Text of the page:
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The Mile High Wine Club: An Interview with an Airline Sommelier

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When L.A. mayor Eric Garcetti claims, "LAX will be the busiest Thanksgiving airport in the country for a third year in a row," you assume that he says that with a unique mix of pride and worry. For many of us, this weekend kicks off a stretch of air travel, whether jetting off to somewhere fun or somewhere obligatory.

So that makes it time to look at how airlines choose how you arrive properly lubricated. American Airlines has spent a lot of time and money ($2 billion "to enhance the entire customer travel experience") of late, and one part of that is upgrading their wine service, particularly for Business and First Classes. For its inaugural flight to and from Los Angeles to Sydney on December 17th, you can savor pours from a rare $850 bottle of 2010 Penfolds Grange, one of Australia's most esteemed wines.

American Airlines has also been working with wine consultant Ken Chase to update its lists. SoCal Spirits interviewed Chase recently about his work with American.

KCET: How did you first get involved in wine consulting for airlines?

Chase: My background includes a master's degree in enology and viticulture and as a lecturer at the University of Melbourne in Australia. American Airlines had been looking for a new wine consultant and my name came up in the mix as there are really only a handful of us with extensive experience. So I got a call from someone on the team asking me to prepare a presentation and what dates I was available for an interview. There were six to seven candidates and I was thrilled to learn that I was the winning candidate. It had been my greatest dream to serve the most iconic airline brand!

KCET: What does flying do to one's taste? And how do you create wine choices to work around those issues?

Chase: Much of the air that we breathe on board a pressurized aircraft is recycled and the palate tends to dry out after a few hours on board so keeping hydrated helps. The palate in these conditions is not as perceptive and so the wine we place on board needs to be very dynamic in their varietal expression.

To really enjoy wine on board an aircraft, go with the bold wine with lots of fruit and varietal expression. Types of white wines that do well on board are Sauvignon Blanc, Riesling, and Chablis (unwooded chardonnay). For red wines try a Malbec, Syrah, or Cabernet Sauvignon.

KCET: Is there a well-regarded wine that doesn't work in a pressurized cabin?

Chase: From a pure physical point of view, nothing changes in a wine except for sparkling wines and Champagne, and they will only change under a dramatic pressurized event, which is extremely rare. In wine it is the palate that perceives the aromas and textures, so a very light wine in alcohol with a very low aromatic profile would not do well, and of course you wouldn't find them on board.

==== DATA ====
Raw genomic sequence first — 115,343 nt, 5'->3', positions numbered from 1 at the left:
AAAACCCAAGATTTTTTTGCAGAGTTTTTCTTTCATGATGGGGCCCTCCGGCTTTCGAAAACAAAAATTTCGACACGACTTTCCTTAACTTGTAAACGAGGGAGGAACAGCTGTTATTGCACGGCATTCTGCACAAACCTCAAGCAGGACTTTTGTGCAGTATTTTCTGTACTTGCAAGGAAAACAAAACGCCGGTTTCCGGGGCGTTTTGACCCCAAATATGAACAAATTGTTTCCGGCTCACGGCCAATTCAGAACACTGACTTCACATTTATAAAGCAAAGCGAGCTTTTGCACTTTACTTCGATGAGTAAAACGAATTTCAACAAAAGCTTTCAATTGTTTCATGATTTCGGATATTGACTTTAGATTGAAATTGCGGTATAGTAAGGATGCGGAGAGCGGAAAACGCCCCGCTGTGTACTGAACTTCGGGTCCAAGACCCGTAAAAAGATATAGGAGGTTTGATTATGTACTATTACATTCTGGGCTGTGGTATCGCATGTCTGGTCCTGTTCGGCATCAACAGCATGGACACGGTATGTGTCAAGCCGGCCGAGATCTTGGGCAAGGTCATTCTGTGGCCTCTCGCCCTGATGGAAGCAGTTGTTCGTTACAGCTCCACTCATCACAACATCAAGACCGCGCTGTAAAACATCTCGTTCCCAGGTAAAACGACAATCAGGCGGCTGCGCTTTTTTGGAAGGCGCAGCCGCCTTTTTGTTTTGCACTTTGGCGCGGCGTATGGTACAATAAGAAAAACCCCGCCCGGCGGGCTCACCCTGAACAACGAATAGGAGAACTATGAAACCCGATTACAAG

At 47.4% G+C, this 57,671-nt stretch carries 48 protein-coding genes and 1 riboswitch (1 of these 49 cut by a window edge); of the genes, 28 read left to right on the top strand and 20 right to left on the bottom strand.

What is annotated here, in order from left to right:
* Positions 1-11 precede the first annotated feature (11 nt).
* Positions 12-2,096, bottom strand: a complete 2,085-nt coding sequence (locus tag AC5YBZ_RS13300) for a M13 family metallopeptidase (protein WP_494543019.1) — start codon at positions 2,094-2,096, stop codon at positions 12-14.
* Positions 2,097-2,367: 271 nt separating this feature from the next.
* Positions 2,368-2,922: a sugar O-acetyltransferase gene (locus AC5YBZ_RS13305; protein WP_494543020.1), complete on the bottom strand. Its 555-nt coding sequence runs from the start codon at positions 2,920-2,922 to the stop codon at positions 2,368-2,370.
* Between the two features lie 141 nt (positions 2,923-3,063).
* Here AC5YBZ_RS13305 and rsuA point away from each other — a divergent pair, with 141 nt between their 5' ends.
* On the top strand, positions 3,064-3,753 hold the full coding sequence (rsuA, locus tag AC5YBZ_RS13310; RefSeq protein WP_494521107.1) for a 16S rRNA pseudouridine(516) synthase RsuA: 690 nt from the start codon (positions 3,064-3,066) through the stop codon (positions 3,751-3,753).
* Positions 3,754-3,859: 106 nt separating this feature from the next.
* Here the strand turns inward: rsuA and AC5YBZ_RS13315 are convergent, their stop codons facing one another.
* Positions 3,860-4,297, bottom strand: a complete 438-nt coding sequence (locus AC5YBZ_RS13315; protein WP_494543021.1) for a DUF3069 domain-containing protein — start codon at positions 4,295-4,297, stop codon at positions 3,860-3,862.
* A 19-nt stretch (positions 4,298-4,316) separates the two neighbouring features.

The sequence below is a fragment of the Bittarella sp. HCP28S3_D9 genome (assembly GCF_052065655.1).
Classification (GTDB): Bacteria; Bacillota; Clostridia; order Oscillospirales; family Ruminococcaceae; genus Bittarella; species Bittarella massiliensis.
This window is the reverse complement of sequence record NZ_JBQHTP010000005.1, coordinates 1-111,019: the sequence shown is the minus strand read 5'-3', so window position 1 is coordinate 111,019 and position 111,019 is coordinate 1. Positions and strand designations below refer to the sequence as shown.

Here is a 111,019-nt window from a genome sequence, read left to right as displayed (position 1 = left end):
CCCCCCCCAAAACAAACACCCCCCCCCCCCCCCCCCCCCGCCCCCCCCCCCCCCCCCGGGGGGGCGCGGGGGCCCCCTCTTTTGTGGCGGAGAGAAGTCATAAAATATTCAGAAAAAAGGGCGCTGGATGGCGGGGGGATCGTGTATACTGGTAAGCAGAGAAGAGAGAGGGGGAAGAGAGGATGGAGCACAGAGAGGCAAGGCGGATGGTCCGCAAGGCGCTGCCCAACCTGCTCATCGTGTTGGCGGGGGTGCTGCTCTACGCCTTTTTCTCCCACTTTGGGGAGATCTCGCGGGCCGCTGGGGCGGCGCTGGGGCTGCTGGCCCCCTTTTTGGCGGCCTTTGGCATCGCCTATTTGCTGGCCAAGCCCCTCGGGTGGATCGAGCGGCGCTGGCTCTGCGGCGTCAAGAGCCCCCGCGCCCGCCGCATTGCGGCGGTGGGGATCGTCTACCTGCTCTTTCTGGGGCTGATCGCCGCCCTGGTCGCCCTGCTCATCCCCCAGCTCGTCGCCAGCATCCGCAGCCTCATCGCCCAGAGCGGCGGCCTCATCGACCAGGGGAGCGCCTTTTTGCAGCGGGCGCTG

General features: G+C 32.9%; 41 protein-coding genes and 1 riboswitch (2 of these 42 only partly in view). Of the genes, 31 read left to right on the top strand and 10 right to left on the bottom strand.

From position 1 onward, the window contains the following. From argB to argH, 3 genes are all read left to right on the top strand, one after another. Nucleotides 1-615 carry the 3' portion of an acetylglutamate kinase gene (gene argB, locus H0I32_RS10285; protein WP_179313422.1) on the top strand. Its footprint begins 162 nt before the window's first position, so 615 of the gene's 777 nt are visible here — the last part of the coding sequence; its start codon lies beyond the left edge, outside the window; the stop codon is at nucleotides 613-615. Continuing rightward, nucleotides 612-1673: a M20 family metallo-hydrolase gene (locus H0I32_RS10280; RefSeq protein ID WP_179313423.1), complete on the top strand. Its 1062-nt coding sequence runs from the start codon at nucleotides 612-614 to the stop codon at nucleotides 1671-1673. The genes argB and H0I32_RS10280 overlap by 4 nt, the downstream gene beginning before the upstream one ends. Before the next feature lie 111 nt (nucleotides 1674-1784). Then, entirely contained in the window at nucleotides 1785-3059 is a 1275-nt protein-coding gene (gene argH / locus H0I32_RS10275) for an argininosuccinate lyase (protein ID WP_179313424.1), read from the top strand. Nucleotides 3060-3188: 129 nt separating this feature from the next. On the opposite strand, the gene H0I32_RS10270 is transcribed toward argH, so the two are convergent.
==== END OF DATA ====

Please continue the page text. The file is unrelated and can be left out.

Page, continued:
KCET: What wine trends are you taking into consideration when building the American Airlines wine list?

Chase: Wines with a longer finish on the palate perform much better as the North American consumer relates and enjoys a textural experience such as mouthfeel (soft tannins in the case of reds). The wine, whether red or white, needs to have some fruit as it is the fruit that is the first stage in tasting.

Interestingly enough, the trends we are seeing are not necessarily varietal driven. The market place at this point in time seems satisfied with the major varietals like Cabernet Sauvignon, Merlot, Malbec, Shiraz, Chardonnay, Sauvignon Blanc, and Pinot Gris. These are the big seven. However, what is trending is the notion of "terroir," meaning more and more wine makers are trying to differentiate themselves by trying to express the character of their vineyard by minimally handling the wine, less filtering, and utilizing indigenous yeast from the vineyard. We should see this trending in a big way in the next five years. Every vineyard (especially smaller operations) wants to feel their wines have a sense of place and reflects their origin. This is not new but has become very trendy.

KCET: Do you have advice on how to be sure one's wine consumption doesn't mean arriving at a location with a hangover?

Chase: It is very important to stay hydrated on a long flight. This will help your body fight the inevitable jet lag and also help you not to feel groggy after a few glasses of wine. A good rule of thumb is to have three glasses of water for every full glass of wine you have.

It is good to start with a lighter wine when you get on board especially if you are going to have a won't feel full before your meal.

KCET: Any particular California wines you're enjoying or recommending right now?

Chase: Pinot noir is certainly on the top of my list as it is so versatile. This is great news for fish lovers; it's particularly great with the rich salmons species. Carneros pinots are also really showing their power.

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